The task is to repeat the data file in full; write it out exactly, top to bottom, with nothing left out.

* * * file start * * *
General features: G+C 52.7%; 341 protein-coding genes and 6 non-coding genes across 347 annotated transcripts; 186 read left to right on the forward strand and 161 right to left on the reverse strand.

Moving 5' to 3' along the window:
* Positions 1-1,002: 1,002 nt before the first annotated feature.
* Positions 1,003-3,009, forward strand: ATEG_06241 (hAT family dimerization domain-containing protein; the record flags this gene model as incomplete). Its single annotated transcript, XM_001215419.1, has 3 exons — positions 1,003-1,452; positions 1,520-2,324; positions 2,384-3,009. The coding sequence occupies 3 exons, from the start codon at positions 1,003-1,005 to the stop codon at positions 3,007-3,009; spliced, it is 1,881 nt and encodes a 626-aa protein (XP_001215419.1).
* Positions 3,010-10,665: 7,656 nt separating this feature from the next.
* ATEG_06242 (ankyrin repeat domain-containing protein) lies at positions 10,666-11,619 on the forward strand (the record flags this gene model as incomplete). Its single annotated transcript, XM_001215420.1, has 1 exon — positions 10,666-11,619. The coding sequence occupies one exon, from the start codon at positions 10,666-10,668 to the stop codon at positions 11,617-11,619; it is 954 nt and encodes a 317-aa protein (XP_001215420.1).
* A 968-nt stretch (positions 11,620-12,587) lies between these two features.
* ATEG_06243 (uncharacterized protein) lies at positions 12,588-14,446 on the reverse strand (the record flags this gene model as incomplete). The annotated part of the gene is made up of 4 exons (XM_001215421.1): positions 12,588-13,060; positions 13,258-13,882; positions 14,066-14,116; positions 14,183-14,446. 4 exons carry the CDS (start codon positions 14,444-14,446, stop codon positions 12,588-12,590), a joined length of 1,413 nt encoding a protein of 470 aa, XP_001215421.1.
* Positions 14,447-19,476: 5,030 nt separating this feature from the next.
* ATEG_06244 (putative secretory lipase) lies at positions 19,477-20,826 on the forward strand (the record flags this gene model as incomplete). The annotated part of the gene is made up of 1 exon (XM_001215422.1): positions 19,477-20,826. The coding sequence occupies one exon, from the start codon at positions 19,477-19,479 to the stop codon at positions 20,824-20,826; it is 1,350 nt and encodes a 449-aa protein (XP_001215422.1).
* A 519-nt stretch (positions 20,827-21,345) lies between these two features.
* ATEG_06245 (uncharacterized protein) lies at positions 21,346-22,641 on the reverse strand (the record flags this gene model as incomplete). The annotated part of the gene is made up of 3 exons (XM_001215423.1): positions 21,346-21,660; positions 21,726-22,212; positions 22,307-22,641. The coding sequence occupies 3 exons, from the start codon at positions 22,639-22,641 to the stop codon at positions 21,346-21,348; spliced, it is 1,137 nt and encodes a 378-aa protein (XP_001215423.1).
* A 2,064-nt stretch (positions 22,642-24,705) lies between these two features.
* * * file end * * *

General features: G+C 52.7%; 341 protein-coding genes and 6 non-coding genes across 347 annotated transcripts; 186 read left to right on the forward strand and 161 right to left on the reverse strand.

Moving 5' to 3' along the window:
* Positions 1-1,002: 1,002 nt before the first annotated feature.
* Positions 1,003-3,009, forward strand: ATEG_06241 (hAT family dimerization domain-containing protein; the record flags this gene model as incomplete). Its single annotated transcript, XM_001215419.1, has 3 exons — positions 1,003-1,452; positions 1,520-2,324; positions 2,384-3,009. The coding sequence occupies 3 exons, from the start codon at positions 1,003-1,005 to the stop codon at positions 3,007-3,009; spliced, it is 1,881 nt and encodes a 626-aa protein (XP_001215419.1).
* Positions 3,010-10,665: 7,656 nt separating this feature from the next.
* ATEG_06242 (ankyrin repeat domain-containing protein) lies at positions 10,666-11,619 on the forward strand (the record flags this gene model as incomplete). Its single annotated transcript, XM_001215420.1, has 1 exon — positions 10,666-11,619. The coding sequence occupies one exon, from the start codon at positions 10,666-10,668 to the stop codon at positions 11,617-11,619; it is 954 nt and encodes a 317-aa protein (XP_001215420.1).
* A 968-nt stretch (positions 11,620-12,587) lies between these two features.
* ATEG_06243 (uncharacterized protein) lies at positions 12,588-14,446 on the reverse strand (the record flags this gene model as incomplete). The annotated part of the gene is made up of 4 exons (XM_001215421.1): positions 12,588-13,060; positions 13,258-13,882; positions 14,066-14,116; positions 14,183-14,446. 4 exons carry the CDS (start codon positions 14,444-14,446, stop codon positions 12,588-12,590), a joined length of 1,413 nt encoding a protein of 470 aa, XP_001215421.1.
* Positions 14,447-19,476: 5,030 nt separating this feature from the next.
* ATEG_06244 (putative secretory lipase) lies at positions 19,477-20,826 on the forward strand (the record flags this gene model as incomplete). The annotated part of the gene is made up of 1 exon (XM_001215422.1): positions 19,477-20,826. The coding sequence occupies one exon, from the start codon at positions 19,477-19,479 to the stop codon at positions 20,824-20,826; it is 1,350 nt and encodes a 449-aa protein (XP_001215422.1).
* A 519-nt stretch (positions 20,827-21,345) lies between these two features.
* ATEG_06245 (uncharacterized protein) lies at positions 21,346-22,641 on the reverse strand (the record flags this gene model as incomplete). The annotated part of the gene is made up of 3 exons (XM_001215423.1): positions 21,346-21,660; positions 21,726-22,212; positions 22,307-22,641. The coding sequence occupies 3 exons, from the start codon at positions 22,639-22,641 to the stop codon at positions 21,346-21,348; spliced, it is 1,137 nt and encodes a 378-aa protein (XP_001215423.1).
* A 2,064-nt stretch (positions 22,642-24,705) lies between these two features.